April 26, 2006
Another not so good review. Part of me feels I shouldn’t do this. Bad Karma, especially now that my book is sitting in the hands of reviewers. Another part of me thinks it’s bad opportunism. I should write a glowing review and forward it to the author, maybe she could help me. Another part of me thinks why bother writing a bad review: it’s not like she’s selling hundreds of thousands of books, she needs the help just like any writer, I’m sure she’s a nice person whose heart is in the right place. Most of me just wants to write what I think.
I found out about his book because the editor, Mad Max Perkins, who wrote the blog Book Angst 101, posted about its release. It was interesting to me that the book was a noir book. I figured he’d be editing hyper-literary books that had nothing to do with me. The book’s about a former junkie who’s hired to find a young junkie in the streets of fifties New York. Sounds up my alley.
Started liking it at first. It was refreshing to read a hard-boiled female narrator. Part of the reason I wrote Shirley Shave was because I wasn’t reading a lot of fiction with female protagonists that had any kind of hard edge--sort of an Underground Woman. The female writers I like are harsher: Katherine Dunn, Joy Williams. This is going to sound like sexism: a lot of female writers are unwilling to be ugly. Another way of saying that is they don’t go to a place that interests me. So it was interesting to read a female character with a male voice. Her name’s Josephine and people call her Joe. If you picked this up in the middle it would take a while before you figured out it was a female narrator.
Which is actually sort of a problem. I’m contradicting myself. The problem is that the narrative doesn’t stray at all from noir prose of the past. I kept wondering when the book would go in some new direction, but it doesn’t, it feels from start to finish like a pulp book from the fifties. Except not as weird as Jim Thompson. It never paints outside the lines. I think she feels she’s being daring because it’s a female narrator and she’s a recovering junkie--but neither of these are that unique in pulp literature. It also gives it a sense of history to be looking back on the NY streets. But it’s not quite The Alienist or Luc Sante either. I think the book might be for people who have never read a crime novel so it seems like an amazing window into a world. It is cool that the book is marketed as "fiction" and not "crime," that it’s not being pigeonholed.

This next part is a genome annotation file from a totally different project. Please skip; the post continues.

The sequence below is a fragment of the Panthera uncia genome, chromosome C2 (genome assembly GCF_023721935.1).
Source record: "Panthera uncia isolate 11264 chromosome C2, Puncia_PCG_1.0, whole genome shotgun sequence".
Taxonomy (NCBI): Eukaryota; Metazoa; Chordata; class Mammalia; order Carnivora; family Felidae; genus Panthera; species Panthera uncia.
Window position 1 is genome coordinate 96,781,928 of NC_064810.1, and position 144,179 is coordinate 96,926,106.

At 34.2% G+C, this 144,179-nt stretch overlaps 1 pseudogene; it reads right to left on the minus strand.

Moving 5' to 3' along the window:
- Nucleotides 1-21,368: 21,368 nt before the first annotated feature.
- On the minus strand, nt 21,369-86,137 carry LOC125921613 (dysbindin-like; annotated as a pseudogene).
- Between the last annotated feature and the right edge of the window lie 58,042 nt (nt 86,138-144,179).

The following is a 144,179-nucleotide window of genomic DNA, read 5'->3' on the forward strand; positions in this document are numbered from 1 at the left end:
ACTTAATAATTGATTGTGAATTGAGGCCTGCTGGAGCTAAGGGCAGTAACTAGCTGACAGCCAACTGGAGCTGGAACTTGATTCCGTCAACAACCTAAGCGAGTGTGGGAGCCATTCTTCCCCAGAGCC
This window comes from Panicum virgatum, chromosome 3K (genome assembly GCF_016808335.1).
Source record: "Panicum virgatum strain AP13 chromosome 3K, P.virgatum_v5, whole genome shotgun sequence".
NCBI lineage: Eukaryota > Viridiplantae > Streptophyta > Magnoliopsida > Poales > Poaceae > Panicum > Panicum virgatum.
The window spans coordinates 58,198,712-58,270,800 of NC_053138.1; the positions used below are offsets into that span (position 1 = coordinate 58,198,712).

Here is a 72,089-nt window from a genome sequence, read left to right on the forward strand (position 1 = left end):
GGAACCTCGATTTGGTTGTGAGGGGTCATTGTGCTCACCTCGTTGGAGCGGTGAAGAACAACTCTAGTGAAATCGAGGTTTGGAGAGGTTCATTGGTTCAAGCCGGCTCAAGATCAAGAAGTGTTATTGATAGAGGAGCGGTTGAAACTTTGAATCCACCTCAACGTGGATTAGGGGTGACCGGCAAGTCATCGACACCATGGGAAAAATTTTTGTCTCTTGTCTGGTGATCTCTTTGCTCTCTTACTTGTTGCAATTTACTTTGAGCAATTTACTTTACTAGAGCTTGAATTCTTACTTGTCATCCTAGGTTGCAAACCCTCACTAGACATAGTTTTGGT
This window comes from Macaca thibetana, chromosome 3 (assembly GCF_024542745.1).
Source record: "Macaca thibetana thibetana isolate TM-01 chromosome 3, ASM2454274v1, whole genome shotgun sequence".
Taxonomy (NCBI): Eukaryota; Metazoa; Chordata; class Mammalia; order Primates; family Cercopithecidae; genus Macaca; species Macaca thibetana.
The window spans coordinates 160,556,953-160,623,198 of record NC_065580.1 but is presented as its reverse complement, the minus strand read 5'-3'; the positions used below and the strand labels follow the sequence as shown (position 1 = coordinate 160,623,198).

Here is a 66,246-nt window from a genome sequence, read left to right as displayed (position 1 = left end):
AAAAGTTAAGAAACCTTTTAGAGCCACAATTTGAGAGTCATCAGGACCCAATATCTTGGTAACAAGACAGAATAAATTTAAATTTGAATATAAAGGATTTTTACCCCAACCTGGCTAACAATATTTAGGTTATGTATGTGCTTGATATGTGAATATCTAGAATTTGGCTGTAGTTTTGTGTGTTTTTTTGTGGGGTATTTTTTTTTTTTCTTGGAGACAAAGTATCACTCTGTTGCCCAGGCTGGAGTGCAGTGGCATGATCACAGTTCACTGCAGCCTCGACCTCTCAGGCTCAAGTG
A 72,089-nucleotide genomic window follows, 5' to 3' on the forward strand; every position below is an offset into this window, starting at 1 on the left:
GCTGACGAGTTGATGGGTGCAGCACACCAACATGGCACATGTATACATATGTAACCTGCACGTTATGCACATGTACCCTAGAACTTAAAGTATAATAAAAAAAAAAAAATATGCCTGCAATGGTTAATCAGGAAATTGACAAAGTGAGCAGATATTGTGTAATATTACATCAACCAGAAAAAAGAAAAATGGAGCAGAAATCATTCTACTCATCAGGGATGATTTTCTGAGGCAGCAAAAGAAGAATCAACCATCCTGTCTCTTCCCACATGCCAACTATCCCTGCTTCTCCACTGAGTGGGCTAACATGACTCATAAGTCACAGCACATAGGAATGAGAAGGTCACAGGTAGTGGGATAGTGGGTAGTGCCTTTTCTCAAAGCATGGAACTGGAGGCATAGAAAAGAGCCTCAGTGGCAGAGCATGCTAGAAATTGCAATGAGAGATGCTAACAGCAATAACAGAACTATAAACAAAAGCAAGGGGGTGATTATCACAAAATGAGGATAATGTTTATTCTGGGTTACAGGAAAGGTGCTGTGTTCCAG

This review only comes from 23% jealousy. I’ll admit, I was reading wondering why this book is getting the full mainstream press treatment when I’m not. But I also wanted to like it, and I started to, until I found the book never wavered from its formula. And it’s not just about me, there’s a slew of other crime novels being written. It could have a home on a place like Soho Crime. I don’t know why this one got picked up and others didn’t. But then, publishing doesn’t make any sense.
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